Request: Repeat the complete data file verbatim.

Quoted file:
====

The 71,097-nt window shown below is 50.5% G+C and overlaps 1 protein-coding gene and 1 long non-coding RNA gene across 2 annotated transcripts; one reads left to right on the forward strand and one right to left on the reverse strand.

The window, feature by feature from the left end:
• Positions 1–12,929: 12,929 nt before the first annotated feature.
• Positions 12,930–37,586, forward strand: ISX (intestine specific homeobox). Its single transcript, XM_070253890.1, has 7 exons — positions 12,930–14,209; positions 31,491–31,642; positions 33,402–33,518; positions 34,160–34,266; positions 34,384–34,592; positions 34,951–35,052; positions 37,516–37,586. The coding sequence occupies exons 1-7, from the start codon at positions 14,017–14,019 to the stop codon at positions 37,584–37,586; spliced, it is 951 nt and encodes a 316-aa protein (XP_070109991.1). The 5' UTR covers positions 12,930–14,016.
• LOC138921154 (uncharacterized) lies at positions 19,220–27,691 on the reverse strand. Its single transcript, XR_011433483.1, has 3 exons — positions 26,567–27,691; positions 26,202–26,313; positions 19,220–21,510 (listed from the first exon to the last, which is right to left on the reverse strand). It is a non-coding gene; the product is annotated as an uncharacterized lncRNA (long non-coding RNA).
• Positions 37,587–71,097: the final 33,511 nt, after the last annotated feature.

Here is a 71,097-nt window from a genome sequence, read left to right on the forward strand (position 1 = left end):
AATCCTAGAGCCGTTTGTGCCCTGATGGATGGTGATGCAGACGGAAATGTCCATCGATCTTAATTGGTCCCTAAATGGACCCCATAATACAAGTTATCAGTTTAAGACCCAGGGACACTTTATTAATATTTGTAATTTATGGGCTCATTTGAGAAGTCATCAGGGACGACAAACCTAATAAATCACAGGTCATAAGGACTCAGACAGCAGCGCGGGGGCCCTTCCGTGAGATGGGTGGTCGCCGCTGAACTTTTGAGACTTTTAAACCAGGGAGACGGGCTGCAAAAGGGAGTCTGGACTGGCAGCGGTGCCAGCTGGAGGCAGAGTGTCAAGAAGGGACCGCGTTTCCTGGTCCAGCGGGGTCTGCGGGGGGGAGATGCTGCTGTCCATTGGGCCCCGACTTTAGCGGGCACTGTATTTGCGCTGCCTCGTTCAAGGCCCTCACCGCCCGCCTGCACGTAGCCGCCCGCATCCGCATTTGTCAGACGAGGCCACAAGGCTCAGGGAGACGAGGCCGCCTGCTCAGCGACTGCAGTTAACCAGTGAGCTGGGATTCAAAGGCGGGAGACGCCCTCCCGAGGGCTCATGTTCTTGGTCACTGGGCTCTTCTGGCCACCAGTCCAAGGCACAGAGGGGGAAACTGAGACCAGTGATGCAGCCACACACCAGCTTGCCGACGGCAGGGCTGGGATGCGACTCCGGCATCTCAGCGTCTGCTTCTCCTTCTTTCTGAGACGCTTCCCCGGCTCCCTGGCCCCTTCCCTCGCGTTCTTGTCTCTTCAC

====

The 71,097-nt window shown below is 50.5% G+C and overlaps 1 protein-coding gene and 1 long non-coding RNA gene across 2 annotated transcripts; one reads left to right on the forward strand and one right to left on the reverse strand.

The window, feature by feature from the left end:
• Positions 1–12,929: 12,929 nt before the first annotated feature.
• Positions 12,930–37,586, forward strand: ISX (intestine specific homeobox). Its single transcript, XM_070253890.1, has 7 exons — positions 12,930–14,209; positions 31,491–31,642; positions 33,402–33,518; positions 34,160–34,266; positions 34,384–34,592; positions 34,951–35,052; positions 37,516–37,586. The coding sequence occupies exons 1-7, from the start codon at positions 14,017–14,019 to the stop codon at positions 37,584–37,586; spliced, it is 951 nt and encodes a 316-aa protein (XP_070109991.1). The 5' UTR covers positions 12,930–14,016.
• LOC138921154 (uncharacterized) lies at positions 19,220–27,691 on the reverse strand. Its single transcript, XR_011433483.1, has 3 exons — positions 26,567–27,691; positions 26,202–26,313; positions 19,220–21,510 (listed from the first exon to the last, which is right to left on the reverse strand). It is a non-coding gene; the product is annotated as an uncharacterized lncRNA (long non-coding RNA).
• Positions 37,587–71,097: the final 33,511 nt, after the last annotated feature.

Here is a 71,097-nt window from a genome sequence, read left to right on the forward strand (position 1 = left end):
AATCCTAGAGCCGTTTGTGCCCTGATGGATGGTGATGCAGACGGAAATGTCCATCGATCTTAATTGGTCCCTAAATGGACCCCATAATACAAGTTATCAGTTTAAGACCCAGGGACACTTTATTAATATTTGTAATTTATGGGCTCATTTGAGAAGTCATCAGGGACGACAAACCTAATAAATCACAGGTCATAAGGACTCAGACAGCAGCGCGGGGGCCCTTCCGTGAGATGGGTGGTCGCCGCTGAACTTTTGAGACTTTTAAACCAGGGAGACGGGCTGCAAAAGGGAGTCTGGACTGGCAGCGGTGCCAGCTGGAGGCAGAGTGTCAAGAAGGGACCGCGTTTCCTGGTCCAGCGGGGTCTGCGGGGGGGAGATGCTGCTGTCCATTGGGCCCCGACTTTAGCGGGCACTGTATTTGCGCTGCCTCGTTCAAGGCCCTCACCGCCCGCCTGCACGTAGCCGCCCGCATCCGCATTTGTCAGACGAGGCCACAAGGCTCAGGGAGACGAGGCCGCCTGCTCAGCGACTGCAGTTAACCAGTGAGCTGGGATTCAAAGGCGGGAGACGCCCTCCCGAGGGCTCATGTTCTTGGTCACTGGGCTCTTCTGGCCACCAGTCCAAGGCACAGAGGGGGAAACTGAGACCAGTGATGCAGCCACACACCAGCTTGCCGACGGCAGGGCTGGGATGCGACTCCGGCATCTCAGCGTCTGCTTCTCCTTCTTTCTGAGACGCTTCCCCGGCTCCCTGGCCCCTTCCCTCGCGTTCTTGTCTCTTCAC